In the morning, my motorcycle was covered in a layer of frost. Gives you an idea of the temperatures.

In the morning, my motorcycle was covered in a layer of frost. Gives you an idea of the temperatures.

This time I was going to finish what I started: see Meteor Crater. Here’s a map of that trip:

The roughly 55 kilometer trip from Flagstaff to Meteor Crater

The roughly 55 kilometer trip from Flagstaff to Meteor Crater. Click for Interactive Map.

By the time I got to Meteor Crater, my hands had frozen again (even with both gloves on), but it was much more manageable. I’ve really wanted to visit Meteor Crater for a long time. I’ll let me explain why it’s so cool:

As you can see the crater is HUGE. Actually you may not be able to see; there is a huge depth perception issue when looking into the crater. Trying to picture the opposite rim of the crater being over a kilometer across is very difficult. The crater is also the site of some in-field geologic training the Apollo astronauts took in the mid 1960s to prepare for working near craters on the Moon.

This is a small chunk of many found near the impact site of Meteor Crater. It's an iron/nickel mixture.

This is a small chunk of many found near the impact site of Meteor Crater. It’s an iron/nickel mixture.

I bought this small chunk of the meteorite from the gift shop of the museum. Meteor crater has been outfitted with a wonderful visitor centre. It has a museum, movie theatre, gift shop, guided tours, and other artifacts strewn about the complex. For instance, they have lunar test capsule you can at:

lunar capsule

A test capsule for training astronauts going to the Moon.

Honestly, I could have spent all day at this facility, but I had to put kilometers on the motorcycle otherwise I wouldn’t make my next target: the Kitt Peak National Observatory. Here’s one last picture:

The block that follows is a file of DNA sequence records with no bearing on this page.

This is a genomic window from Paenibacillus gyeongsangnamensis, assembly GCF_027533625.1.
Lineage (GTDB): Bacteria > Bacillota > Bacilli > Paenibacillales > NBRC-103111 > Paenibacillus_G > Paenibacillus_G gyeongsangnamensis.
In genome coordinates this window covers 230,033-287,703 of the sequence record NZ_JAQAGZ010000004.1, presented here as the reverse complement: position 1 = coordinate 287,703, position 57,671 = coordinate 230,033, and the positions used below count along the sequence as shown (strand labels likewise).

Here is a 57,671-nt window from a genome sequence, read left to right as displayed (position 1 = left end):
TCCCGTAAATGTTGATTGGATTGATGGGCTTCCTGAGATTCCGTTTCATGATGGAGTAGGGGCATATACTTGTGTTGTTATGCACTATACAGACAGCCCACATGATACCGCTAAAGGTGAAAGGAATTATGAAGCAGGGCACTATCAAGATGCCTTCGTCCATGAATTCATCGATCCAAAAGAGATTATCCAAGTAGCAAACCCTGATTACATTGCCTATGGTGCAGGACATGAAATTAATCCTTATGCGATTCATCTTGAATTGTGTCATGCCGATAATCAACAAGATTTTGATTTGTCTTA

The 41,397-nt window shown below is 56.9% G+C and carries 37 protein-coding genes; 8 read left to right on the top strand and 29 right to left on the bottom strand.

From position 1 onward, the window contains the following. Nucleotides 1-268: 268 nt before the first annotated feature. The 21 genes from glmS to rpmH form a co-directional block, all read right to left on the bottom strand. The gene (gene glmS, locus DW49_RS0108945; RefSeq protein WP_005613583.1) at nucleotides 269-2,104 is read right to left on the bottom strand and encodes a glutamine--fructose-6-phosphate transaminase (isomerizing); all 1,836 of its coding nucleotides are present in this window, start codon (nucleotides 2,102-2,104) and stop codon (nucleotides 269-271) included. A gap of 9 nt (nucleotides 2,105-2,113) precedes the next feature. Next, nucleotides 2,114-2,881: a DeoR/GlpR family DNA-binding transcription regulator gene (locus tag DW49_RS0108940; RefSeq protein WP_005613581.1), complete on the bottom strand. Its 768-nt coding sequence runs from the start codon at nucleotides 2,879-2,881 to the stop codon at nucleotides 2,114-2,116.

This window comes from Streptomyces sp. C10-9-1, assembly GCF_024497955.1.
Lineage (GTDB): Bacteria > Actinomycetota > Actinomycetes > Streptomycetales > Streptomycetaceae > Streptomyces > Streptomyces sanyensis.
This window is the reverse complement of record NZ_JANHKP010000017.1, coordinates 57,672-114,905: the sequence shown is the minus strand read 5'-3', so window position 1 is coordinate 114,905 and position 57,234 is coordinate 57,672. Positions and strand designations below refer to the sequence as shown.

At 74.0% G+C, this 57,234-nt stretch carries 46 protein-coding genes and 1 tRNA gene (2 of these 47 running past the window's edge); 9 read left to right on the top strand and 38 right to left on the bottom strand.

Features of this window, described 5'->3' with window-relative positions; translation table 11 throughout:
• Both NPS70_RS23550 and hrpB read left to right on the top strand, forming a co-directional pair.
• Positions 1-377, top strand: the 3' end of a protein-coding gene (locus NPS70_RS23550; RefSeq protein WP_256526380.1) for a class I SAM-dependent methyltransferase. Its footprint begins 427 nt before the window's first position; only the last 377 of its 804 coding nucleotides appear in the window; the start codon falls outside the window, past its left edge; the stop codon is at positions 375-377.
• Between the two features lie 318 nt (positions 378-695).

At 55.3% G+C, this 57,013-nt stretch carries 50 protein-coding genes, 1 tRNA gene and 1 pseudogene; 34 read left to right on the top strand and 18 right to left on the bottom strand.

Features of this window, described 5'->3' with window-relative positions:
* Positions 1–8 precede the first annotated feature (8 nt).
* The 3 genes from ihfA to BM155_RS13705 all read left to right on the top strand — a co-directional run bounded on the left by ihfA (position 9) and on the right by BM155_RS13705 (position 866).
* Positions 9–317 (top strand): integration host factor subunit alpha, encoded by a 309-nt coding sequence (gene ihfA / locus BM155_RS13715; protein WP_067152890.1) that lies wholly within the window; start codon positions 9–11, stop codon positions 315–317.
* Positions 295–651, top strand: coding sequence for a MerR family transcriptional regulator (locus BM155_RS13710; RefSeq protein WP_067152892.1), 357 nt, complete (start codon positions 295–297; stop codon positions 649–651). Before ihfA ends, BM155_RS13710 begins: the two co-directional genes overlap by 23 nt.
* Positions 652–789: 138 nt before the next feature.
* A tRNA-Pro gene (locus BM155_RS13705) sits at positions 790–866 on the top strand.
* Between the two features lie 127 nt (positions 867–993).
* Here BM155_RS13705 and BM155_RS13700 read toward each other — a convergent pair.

yup

yup. The crazy thing is, from about 30 kilometers away from it, on approach, I could see the crater walls lifting above the plains.

The rest of the trip, while relatively short on the map (again you should look at the interactive map I have here), took me all day. That may partially be due the detour I took through Sedona, Arizona. Instead of taking the same I-17 south that I took north into Flagstaff, I took the scenic route, which features a large number of switchbacks down from the mountain area. This actually had two upsides: scenic, and got warmer quicker.

Here's a shot just starting out the switchbacks down into Sedona, AZ. That's what my road looked like for the next 30 kilometers

Here’s a shot just starting out the switchbacks down into Sedona, AZ. That’s what my road looked like for the next 30 kilometers

Stopping to take in the scenery.

Stopping to take in the scenery.

It was a long boring drive after that to get to Tucson, AZ, where I met up with another astronomer to get set up for my night on Kitt Peak. Unfortunately, I was behind schedule again and started my last leg of the journey out to Kitt Peak right when the Sun was going down. This means I had to ride nearly 2 kilometers up a mountain in the dark. This wasn’t as bad, however, as it was much warmer where the observatory is, and I had been there before. When I finally summited, the (almost) full Moon was bright in the sky. It’s pale glow bouncing off of the nearby observatories.